'The Walking Dead' Midseason Premiere Recap: Trust Your Guts

The popular zombie-apocalypse show returns with several bangs — and way too many whimpers

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Norman Reedus; Walking Dead; Season premiere;
Norman Reedus in the mideason premiere of 'The Walking Dead.' Gene Page/AMC

The first sign that there's something a little off about The Walking Dead's midseason premiere comes early, when the episode effectively botches last year's cliffhanger. Remember how that last chapter ended, way back at the end of November in 2015? Rick, Michonne, and Carl were leading Jessie Anderson and her two sons, Ron and Sam, through a throng of zombies, camouflaged by the guts of the undead. The idea was for all of them to sneak quietly to safety, hand-in-hand and masked by the stench. But then the perpetually nervous Sam started whining for his mother, right in the middle of about two dozen walkers. The episode cut to the credits, and we all drummed our fingers for two and a half months, waiting to see if that dopey kid was going to get everybody killed.

But guess what? When we return to the Alexandria Safe Zone this week in the midseason premiere — ominously titled "No Way Out" — Sam's anxious, "Moooom?" is entirely forgotten. Instead, the Andersons make it out of their house and through the densest concentration of zombies without a hitch. Then everybody stands around and talks for a while, not more than 10 feet from where they would've been ripped to shreds if they'd said even one word a few minutes earlier. (Again, a little odd.)

To be fair, last year's "the kid's a liability" subplot isn't dropped altogether. Not much later, in one of this episode's most horrifying moments, the boy freezes during another trip through the infested streets — and this time he does get chomped. Then Jessie gets eaten too, because she won't let go of her son's hand. And when Rick hacks off her arm to free Carl, Ron pulls a gun on him, and gets gutted by Michonne in return. The Andersons do pay the ultimate price for their weakness. Still … why fade out last year with everyone on the brink of being detected, and then wait until nearly halfway through the show's return to pay that threat off?

The rest of "No Way Out" follows the same pattern: sometimes shocking, sometimes strained, occasionally awesome, then unexpectedly awful. Throughout, it feels like the writers are desperately trying to wrap up some storylines and reboot others — or like they're hastily trying to bury the most recent run of episodes.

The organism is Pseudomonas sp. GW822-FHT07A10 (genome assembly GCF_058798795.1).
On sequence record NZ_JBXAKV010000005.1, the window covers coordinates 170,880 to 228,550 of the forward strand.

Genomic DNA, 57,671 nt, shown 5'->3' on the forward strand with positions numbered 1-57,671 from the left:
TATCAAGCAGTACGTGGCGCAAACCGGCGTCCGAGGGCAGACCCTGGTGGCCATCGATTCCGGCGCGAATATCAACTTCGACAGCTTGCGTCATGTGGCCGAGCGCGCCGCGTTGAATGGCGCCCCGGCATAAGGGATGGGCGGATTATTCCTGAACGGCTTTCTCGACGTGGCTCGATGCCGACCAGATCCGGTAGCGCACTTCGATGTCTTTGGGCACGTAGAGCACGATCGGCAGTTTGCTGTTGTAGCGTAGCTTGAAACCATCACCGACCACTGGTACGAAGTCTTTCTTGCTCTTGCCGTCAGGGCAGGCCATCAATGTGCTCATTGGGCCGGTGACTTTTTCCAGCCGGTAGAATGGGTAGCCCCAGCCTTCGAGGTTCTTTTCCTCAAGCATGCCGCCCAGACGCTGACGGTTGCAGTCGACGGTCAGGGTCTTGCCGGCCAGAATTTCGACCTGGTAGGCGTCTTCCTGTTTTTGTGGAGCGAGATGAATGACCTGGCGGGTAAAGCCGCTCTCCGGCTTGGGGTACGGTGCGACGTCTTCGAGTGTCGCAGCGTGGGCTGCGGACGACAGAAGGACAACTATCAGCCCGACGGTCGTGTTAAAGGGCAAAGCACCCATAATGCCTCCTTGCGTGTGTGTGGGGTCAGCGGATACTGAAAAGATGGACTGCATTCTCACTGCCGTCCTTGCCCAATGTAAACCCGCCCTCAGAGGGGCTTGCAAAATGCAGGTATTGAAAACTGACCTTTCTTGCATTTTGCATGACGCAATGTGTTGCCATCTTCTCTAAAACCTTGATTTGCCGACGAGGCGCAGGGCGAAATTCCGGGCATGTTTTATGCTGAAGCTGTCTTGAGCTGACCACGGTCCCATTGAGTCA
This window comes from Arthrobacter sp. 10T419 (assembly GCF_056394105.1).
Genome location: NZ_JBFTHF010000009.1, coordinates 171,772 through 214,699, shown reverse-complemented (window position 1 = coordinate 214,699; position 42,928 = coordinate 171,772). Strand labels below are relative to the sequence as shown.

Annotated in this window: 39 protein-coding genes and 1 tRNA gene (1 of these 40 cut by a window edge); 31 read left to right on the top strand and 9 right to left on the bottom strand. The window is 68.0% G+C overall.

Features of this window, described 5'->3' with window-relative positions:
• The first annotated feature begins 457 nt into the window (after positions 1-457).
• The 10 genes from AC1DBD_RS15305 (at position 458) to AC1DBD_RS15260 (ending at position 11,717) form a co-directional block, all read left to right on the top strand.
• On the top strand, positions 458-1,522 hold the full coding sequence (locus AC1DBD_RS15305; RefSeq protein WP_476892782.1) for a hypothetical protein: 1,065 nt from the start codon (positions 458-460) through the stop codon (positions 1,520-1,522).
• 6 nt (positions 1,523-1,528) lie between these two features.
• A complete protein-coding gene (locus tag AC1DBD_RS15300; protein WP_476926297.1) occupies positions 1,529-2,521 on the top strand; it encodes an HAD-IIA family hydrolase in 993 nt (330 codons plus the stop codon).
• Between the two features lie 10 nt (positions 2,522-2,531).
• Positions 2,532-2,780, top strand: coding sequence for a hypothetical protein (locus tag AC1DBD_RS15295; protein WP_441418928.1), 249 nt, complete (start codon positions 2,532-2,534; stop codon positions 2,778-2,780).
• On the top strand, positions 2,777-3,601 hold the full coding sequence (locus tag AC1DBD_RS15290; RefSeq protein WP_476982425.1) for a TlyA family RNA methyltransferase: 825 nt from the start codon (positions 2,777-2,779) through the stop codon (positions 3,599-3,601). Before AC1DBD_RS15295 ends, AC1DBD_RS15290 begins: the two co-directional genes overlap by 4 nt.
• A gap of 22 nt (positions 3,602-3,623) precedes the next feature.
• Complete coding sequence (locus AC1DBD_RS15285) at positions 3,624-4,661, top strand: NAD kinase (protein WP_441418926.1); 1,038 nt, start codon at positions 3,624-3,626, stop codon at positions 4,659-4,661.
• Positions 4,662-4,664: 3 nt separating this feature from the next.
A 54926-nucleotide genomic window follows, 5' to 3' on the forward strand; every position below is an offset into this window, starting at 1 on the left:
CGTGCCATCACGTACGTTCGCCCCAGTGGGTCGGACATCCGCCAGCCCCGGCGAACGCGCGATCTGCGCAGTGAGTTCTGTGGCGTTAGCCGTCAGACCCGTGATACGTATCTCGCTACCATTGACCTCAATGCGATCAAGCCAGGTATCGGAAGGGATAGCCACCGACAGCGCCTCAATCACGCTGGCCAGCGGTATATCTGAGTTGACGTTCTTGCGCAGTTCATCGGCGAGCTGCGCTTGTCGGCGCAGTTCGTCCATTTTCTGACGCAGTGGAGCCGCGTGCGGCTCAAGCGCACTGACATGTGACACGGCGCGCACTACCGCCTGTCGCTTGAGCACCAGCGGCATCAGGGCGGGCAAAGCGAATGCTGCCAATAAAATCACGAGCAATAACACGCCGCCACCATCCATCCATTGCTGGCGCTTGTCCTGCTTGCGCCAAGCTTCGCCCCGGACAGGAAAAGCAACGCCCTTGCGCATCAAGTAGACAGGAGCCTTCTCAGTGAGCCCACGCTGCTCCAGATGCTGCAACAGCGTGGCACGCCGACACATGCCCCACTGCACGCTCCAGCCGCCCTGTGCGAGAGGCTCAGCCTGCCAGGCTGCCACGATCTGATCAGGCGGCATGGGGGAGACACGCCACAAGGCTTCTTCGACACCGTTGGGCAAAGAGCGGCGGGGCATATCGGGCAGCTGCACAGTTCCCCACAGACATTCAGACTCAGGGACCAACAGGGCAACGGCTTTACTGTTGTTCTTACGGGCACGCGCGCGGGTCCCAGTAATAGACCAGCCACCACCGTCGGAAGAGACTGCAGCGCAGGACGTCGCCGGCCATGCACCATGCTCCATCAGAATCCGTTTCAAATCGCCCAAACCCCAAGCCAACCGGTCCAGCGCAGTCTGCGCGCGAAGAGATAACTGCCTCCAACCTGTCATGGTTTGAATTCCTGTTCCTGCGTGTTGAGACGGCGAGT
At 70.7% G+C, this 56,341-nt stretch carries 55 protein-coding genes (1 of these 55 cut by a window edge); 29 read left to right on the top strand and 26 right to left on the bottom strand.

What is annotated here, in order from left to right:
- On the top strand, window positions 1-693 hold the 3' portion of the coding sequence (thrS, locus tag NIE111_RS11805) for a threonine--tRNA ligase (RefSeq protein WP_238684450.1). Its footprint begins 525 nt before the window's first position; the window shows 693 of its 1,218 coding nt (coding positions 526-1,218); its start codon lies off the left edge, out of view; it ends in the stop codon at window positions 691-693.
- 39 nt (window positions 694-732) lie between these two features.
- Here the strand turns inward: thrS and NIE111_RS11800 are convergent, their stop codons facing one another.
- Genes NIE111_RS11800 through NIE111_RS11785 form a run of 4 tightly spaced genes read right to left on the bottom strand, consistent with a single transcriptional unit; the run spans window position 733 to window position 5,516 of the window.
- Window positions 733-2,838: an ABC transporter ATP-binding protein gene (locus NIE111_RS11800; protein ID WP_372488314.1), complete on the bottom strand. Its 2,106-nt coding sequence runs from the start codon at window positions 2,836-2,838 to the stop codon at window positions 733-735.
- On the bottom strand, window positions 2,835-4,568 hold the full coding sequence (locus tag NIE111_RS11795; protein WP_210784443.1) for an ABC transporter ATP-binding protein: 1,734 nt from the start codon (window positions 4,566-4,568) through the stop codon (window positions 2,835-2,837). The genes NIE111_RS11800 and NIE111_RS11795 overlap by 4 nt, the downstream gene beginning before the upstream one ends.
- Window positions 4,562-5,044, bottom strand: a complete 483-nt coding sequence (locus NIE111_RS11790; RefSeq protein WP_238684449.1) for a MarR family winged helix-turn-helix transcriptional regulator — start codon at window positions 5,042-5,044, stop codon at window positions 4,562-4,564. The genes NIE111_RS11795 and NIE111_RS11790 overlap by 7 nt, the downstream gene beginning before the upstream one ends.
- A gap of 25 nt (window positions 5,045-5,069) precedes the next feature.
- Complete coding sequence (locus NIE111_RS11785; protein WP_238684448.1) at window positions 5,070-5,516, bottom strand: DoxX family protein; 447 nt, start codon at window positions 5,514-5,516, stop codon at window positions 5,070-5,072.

And let's be clear: Although what we've seen of Season Six has proven to be fairly divisive among fans, it was no show-killer. The first few episodes were among the series' best, combining relentless action, shocking twists, and meaningful reminders of all the accumulated history that still haunts these characters. Even when the writers repeated themselves and reversed seemingly irreversible plot-developments (welcome back, Glenn!), they still reliably delivered horror and pathos, all while setting up the next big arc from creator Robert Kirkman's comic books.

Still, skeptics aren't likely to be persuaded by the start of the second half, which squanders many of its most significant moments. For example: During the slaughter of the Andersons, a stray bullet costs Carl his eye. This is a major incident in the comics; here it's mainly treated as an inciter. The near-death of his son causes Rick to fly into a rage and mow down walkers single-handedly, which in turn inspires his friends and fellow Alexandrians to help him clean out their town. Undoubtedly, the show will spend more time in future episodes on Carl's lost eye and what it means. Right now, the injury matters only for how it rapidly gets Rick to recommit to the security and ideals of the Zone.

Elsewhere this week, Glenn finally reunites with Maggie, saving her with the help of the wannabe runaway Enid (but only after he gives the moody teen a little pep talk, which in the process makes her less mysterious — and less interesting). Also, Dr. Denise survives being kidnapped by a ruthless member of the Wolves, because she shows compassion to him when he gets injured. There's lot of "i"-dotting and "t"-crossing in this episode, as the show closes out 2015's old business.

It's the promise of what's to come that's far more exciting. The midseason premiere opens with one honey of a scene, with Daryl, Abraham, and Sasha getting stopped on the road back home by a pack of motorcycle-riding rangers, who demand that they surrender all their goods to "Negan." Before the new rogues can say much more about their boss and his plans, Daryl blasts them all to hell with his rocket launcher. The whole five-minute sequence is just terrific, from the heroes' defiance to the way that a smug bad guy tells Abraham that, "If you have to eat shit, best not to nibble. Bite, chew, swallow, repeat. Goes quicker." (If these are the sort of antagonists we can look forward to this year, 2016 should be a fun one for Dead fans.)

Our heavily armed trio's escape means they arrive in Alexandria in time to get their friends out of a jam, with a little deus ex machine-gunning. For all the rushed conclusions and forced revelations, "No Way Out" is bookended by some thrilling large-scale combat — including the long-awaited debut of a braver Eugene, who doesn't shrink away from the fray for once because "no one gets to clock out today."

It's just that it's taken nine episodes of Season Six to scatter our heroes and then bring them all back to a stronger (if less-populated) Alexandria, and all the time and effort seems somewhat wasted. Eugene says of the community's last stand against the walkers that, "This is a story people are going to tell." But it's a skimpy kind of saga, opening with great promise and closing in a muddle.

Previously: Safe No More

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